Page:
Garmin have had an app for a while yet the real pioneers have been Stryd.  When heart rate first came along back in the 80’s and into the 90’s it was a different story.  Take your average sports watch and add in heart rate – away you go.

Then speed and distance came along and really took over as a means of training for many a runner.

So before we even look at ‘Training with Power’, in this entry – let’s take a step back and review what we have today.  And how that fits with improving your fitness.

 

Heart Rate:

The precise measurement of your heart rate started with an ECG accurate chest strap. They could in fact measure more than just your beats per minute, also the time difference between each beat to help tell you the impact your training was having on your cardio fitness and then your state of recovery – but only from a cardio point of view.
The only reliable way to determine your training zones has never been through some formula but from a Lactate Test or to see a coach who knows how to interpret your racing heart rate trace.

The key thing with heart rate is that it is an accurate ‘rev counter’, giving you a true and precise picture of how hard you are working.  Heart rate does lag behind your activity.  More so the fitter you are – a real problem for short distance runners, especially sprint specialists.

You will notice it most as you change your speed and your heart rate takes a moment to catch up with your increasing effort – often referred to as heart rate ‘lag’.
So training with heart rate is a response to the work you do and it is still the closest we’ve had to monitoring actual workload for years.

In so many ways it is still the most important parameter for accurate and successful training development, especially in moving through the aerobic (process requiring free oxygen/breathing) and anaerobic (operating without use of free oxygen/utilising alternative fuel sources within the body) energy systems – whilst minimising injury risk and over training.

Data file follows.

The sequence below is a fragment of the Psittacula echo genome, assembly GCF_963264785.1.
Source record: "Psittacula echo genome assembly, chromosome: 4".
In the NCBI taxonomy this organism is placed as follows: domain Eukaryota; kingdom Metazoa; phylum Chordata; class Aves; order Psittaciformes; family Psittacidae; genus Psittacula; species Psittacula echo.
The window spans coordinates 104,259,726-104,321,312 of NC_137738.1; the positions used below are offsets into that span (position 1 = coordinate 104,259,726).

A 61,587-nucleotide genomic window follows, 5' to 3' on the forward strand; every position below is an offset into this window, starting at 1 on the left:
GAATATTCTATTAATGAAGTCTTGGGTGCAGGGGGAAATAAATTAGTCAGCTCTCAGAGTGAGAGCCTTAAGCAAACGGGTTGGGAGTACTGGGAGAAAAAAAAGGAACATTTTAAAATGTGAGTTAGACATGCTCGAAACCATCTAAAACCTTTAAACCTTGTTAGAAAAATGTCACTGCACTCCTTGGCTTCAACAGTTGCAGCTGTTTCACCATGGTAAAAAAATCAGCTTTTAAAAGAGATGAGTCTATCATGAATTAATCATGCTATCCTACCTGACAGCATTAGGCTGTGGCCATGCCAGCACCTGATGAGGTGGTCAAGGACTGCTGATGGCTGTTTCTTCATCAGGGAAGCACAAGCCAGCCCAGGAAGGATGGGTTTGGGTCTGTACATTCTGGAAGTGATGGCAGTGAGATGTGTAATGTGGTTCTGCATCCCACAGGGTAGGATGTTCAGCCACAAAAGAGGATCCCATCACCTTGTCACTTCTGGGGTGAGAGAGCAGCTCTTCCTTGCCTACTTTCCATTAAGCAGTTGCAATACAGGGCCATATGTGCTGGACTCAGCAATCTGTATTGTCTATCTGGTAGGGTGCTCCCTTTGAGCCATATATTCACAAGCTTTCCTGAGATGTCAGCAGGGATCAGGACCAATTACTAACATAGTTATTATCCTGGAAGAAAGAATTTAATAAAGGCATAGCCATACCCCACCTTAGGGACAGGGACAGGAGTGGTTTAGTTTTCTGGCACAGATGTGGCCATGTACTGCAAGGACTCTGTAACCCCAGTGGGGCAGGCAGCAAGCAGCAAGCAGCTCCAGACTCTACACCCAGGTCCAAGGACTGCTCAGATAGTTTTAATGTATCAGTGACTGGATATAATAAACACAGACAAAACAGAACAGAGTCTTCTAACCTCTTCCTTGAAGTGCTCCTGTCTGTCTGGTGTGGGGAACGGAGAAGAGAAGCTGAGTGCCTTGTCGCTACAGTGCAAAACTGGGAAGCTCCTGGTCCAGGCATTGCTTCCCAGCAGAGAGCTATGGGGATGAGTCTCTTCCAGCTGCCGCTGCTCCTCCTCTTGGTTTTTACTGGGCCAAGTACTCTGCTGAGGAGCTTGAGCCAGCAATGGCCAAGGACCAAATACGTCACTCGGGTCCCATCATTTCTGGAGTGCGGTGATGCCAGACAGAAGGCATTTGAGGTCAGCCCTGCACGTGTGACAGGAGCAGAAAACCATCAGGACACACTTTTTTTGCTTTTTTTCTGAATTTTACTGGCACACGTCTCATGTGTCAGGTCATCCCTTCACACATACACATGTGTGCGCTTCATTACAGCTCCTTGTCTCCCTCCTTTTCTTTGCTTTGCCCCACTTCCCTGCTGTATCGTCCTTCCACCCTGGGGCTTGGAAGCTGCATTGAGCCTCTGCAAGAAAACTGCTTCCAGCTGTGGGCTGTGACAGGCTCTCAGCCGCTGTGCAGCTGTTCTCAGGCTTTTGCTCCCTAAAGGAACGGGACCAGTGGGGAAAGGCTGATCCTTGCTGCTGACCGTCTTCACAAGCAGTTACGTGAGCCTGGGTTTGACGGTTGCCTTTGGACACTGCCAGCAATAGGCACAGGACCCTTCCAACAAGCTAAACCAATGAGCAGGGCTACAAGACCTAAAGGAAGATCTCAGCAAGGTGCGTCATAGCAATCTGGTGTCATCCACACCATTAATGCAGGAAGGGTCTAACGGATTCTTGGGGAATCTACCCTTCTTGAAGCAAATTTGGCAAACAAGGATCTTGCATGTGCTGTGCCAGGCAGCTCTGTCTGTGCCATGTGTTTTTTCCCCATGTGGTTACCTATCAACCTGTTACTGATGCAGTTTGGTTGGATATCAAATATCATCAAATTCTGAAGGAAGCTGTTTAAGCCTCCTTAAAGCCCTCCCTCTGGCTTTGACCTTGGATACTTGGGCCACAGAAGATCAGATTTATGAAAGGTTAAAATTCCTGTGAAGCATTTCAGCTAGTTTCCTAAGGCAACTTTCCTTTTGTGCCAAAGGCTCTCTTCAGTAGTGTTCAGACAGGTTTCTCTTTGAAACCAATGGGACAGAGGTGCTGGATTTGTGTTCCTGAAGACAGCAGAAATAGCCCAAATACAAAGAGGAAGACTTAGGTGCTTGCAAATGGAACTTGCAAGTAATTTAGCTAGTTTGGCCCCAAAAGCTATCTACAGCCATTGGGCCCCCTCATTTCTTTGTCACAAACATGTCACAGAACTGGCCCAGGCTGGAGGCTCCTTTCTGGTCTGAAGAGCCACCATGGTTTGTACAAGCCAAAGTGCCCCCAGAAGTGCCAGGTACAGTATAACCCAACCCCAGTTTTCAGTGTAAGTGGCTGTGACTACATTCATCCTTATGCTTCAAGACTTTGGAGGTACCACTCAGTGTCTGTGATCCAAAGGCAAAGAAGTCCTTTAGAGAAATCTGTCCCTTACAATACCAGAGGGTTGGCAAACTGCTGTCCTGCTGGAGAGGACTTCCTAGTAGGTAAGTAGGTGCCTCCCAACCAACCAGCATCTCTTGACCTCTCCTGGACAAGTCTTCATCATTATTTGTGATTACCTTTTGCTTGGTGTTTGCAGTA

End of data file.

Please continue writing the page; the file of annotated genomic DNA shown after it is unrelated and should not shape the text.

Old School… Heart rate and timing device. The Polar Vantage XL sitting on its docking station having its memory read and uploaded to your Windows 3.1 PC.

Speed:

This is nothing more than an output of the work you put in.  A measurement of how quickly you cover distance within a unit of time.  It makes no allowance for your state of fatigue (running slower as you go – probably at a higher heart rate than normal).
It is a tool for comparison, not really something to train by – well for most of the time.

Distance:

Like speed this is again nothing more than an output.  How far you ran for a given unit of time.  In truth, like speed, it’s great to know, yet on any given day we should always be asking ourselves, ‘Can I keep this effort up for the given distance, or time?’.  So there’s ‘Effort’ and using heart rate as a rev counter to help with this.  Altitude, falls into this bracket too.

Heart rate training has a massive benefit over training to speed, especially for ‘recovery’ and ‘aerobic’ into ‘tempo’ runs.

Many still shy away from utilising heart rate training…  But here’s the thing… ‘Cardiac Drift’.  You run to a set speed for ‘aerobic’ benefit, so nothing too taxing, you are out of breath, but still talking. As you run, you fatigue.  Your heart rate climbs and you become increasingly ‘anaerobic’ in you run.  Here, fatigue levels and post run recovery are both exponentially increasing.  As you become more anaerobic your body is attempting to force you back into an aerobic state, it is after all happiest and safest there.

If you had run to heart rate, then as you fatigued you would have only slowed down.  Less fatigue and much less recovery time, which has to be a good thing.  Both the science and anecdotal evidence clearly show that the point at which you slow down in order to maintain heart rate is pushed further and further away when you train to specific training zones.  And if that is the case, then speed is maintained for longer – so your average speed is shown as a much higher output, which is something we all would like.

All sounds pretty good, plenty of information at our finger tips and some very smart ways of training.

But heart rate as a training tool can so easily be better understood.  With Heart Rate levels being pretty unique to the individual and working out training zones often discussed as ‘hit and miss’.  By seeking out a little help and advice, the rewards of training by utilising your own personalised heart rate training zones is very well documented and for those who do, the rewards and improvements speak for themselves.